MoviePass Changed Its Terms. Is It Still Worth It? - NBC Chicago

MoviePass Changed Its Terms. Is It Still Worth It?

The $10 a month movie deal from the summer is no longer in effect

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    NEWSLETTERS

    MoviePass Changed Its Terms: Is It Still Worth It?

    The company said this is to help prevent fraud in their app, adding it has been effective in the past. (Published Tuesday, May 1, 2018)

    Editor's Note: After this article was published, MoviePass announced it plans to bring back the one-movie-a-day for $10 a month plan. The unlimited plan is currently available on the MoviePass website. 

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    Over the summer, movie ticket startup MoviePass started offering its users one movie every day of the month for $10.

    Over the weekend, MoviePass changed its terms and conditions for new users, restricting them to four movies a month for $10. 

    CREED II FEATURETTE-1542308495246

    [NATL] CREED II FEATURETTE-1542308495246

    Michael B. Jordan and Sylvster Stallone on "Creed II."

    (Published Friday, Nov. 16, 2018)

    “You have to read the terms and conditions," said George Belch, a professor of marketing at San Diego State University. "As consumers what we often do is we see something that looks good or a friend makes a recommendation, but you really have to know what you’re getting into.”  

    Under the new terms, customers are also not allowed to see select movies twice, but it is unclear what movies are considered under that plan. 

    The company said this is to help prevent fraud in its app, adding it has been effective in the past.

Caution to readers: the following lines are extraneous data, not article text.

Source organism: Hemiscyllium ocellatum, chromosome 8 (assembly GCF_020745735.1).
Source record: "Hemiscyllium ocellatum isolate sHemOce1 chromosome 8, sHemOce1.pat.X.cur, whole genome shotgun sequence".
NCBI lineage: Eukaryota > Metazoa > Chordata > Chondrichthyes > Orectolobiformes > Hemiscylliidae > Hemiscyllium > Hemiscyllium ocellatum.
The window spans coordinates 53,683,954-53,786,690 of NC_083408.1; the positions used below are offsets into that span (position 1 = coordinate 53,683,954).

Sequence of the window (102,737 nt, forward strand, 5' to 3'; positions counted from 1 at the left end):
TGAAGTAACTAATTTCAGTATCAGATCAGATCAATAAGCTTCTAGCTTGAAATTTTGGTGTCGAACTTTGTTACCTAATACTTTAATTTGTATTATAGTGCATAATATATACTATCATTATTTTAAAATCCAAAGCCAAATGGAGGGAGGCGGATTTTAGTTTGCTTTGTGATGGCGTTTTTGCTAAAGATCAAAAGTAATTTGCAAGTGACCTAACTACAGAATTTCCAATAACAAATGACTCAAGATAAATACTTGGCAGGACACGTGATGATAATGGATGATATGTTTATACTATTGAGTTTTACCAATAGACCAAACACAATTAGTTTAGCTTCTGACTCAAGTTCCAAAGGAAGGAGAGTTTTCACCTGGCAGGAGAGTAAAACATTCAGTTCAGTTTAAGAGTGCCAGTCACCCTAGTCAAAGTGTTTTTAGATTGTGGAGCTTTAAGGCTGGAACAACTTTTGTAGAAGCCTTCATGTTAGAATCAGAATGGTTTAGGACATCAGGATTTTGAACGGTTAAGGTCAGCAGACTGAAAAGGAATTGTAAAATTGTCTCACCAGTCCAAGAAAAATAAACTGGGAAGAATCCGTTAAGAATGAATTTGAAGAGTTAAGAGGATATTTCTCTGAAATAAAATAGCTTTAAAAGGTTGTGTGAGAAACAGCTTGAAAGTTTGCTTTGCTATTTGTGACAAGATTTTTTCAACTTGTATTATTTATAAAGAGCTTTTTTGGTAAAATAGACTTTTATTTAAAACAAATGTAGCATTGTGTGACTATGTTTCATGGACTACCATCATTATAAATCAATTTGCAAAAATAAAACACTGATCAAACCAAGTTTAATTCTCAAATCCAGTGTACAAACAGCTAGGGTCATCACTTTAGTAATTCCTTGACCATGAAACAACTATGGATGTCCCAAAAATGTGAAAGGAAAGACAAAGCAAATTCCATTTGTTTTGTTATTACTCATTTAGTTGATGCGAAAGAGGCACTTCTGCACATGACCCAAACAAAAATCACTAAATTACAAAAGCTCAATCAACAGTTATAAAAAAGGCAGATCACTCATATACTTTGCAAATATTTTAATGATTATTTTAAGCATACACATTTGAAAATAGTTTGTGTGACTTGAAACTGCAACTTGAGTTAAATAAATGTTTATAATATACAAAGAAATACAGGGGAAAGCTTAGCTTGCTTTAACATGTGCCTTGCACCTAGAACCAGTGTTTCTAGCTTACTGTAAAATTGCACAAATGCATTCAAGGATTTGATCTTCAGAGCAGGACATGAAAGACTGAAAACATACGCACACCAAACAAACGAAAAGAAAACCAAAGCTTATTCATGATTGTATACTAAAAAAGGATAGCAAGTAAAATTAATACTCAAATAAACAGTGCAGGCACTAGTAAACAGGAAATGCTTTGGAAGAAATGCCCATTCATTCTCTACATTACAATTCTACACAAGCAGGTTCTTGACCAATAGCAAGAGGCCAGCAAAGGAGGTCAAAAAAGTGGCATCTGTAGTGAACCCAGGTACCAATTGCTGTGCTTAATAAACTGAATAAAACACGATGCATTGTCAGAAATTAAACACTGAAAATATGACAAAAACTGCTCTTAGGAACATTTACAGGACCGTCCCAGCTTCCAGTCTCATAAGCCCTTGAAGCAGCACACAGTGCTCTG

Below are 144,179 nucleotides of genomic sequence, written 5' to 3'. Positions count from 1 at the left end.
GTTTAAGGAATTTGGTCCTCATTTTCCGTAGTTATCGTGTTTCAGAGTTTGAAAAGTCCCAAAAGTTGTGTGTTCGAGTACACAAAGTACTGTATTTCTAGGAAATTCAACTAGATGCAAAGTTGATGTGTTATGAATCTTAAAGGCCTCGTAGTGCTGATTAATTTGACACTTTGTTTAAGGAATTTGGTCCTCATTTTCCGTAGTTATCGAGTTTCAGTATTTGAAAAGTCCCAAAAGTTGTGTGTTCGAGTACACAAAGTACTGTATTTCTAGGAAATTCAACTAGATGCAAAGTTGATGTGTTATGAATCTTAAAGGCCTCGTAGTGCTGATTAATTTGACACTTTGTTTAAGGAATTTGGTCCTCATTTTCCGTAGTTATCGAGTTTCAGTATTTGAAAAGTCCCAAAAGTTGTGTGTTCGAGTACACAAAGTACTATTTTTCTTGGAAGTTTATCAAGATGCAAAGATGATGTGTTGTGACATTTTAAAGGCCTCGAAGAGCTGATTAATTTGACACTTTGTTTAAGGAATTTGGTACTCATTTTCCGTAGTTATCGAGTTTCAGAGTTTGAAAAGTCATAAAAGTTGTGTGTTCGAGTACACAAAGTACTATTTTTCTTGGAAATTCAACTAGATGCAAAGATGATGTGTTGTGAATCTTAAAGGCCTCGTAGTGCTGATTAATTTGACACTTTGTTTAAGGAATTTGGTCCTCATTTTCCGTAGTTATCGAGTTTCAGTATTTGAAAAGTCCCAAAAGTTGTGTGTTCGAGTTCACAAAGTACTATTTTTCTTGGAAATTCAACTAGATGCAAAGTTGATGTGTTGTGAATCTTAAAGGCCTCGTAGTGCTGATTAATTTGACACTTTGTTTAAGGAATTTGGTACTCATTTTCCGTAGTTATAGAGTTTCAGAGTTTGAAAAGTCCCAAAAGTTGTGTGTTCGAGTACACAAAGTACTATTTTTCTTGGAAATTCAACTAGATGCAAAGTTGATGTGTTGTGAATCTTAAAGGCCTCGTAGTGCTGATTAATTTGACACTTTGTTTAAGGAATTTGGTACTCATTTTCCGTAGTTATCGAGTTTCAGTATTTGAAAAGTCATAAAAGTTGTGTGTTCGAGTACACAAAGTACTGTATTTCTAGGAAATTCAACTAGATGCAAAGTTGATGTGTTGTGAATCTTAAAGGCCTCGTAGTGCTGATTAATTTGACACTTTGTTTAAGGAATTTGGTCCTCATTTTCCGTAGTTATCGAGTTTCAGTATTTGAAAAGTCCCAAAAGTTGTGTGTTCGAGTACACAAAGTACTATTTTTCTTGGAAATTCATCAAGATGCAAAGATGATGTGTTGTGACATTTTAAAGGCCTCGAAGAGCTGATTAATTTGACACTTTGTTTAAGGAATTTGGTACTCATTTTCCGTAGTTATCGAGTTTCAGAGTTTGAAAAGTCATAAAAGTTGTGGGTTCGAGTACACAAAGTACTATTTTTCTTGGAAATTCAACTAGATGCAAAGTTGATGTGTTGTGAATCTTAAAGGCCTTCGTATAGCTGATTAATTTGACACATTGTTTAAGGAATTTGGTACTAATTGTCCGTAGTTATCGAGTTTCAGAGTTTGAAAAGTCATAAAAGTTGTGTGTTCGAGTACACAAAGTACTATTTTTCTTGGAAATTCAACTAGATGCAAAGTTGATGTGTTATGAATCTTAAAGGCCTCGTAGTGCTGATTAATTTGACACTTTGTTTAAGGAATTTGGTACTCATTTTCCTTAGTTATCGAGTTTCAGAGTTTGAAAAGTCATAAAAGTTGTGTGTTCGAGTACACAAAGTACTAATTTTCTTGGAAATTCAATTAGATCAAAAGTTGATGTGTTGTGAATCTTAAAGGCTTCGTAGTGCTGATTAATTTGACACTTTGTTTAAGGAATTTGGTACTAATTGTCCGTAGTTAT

MoviePass now makes users upload their tickets to their cellphones. In an email to existing customers, they said failure to do so multiple times could result in "irreversible termination of your subscription."

    “What they were hoping to do is get very detailed information on people going to movies," Belch said. "They’ll know what movie you attended, your demographics, and your preferences. One of the big investors in the company was actually an analytics firm.” 

    The company says the reason is to test for fraudulent activity. 

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    Comedian Martin Short talks about the midterm elections and tells Seth Meyers he has youthful skin and looks like the love child of U.S. Rep. Beto O'Rourke and U.S. Sen. Ted Cruz. 

    (Published Friday, Nov. 16, 2018)

    Belch said the business model might not be sustainable in the long run. 

    “Long term they were hoping they could drive people to movies and then ultimately what they wanted to do was get a share of the revenue from concessions," said Belch from SDSU campus Tuesday. "Popcorn is very lucrative. The theater owners like AMC just simply balked at that.” 

    But Belch adds it is still a good deal if you are a frequent moviegoer because you will still be saving money with the new plan.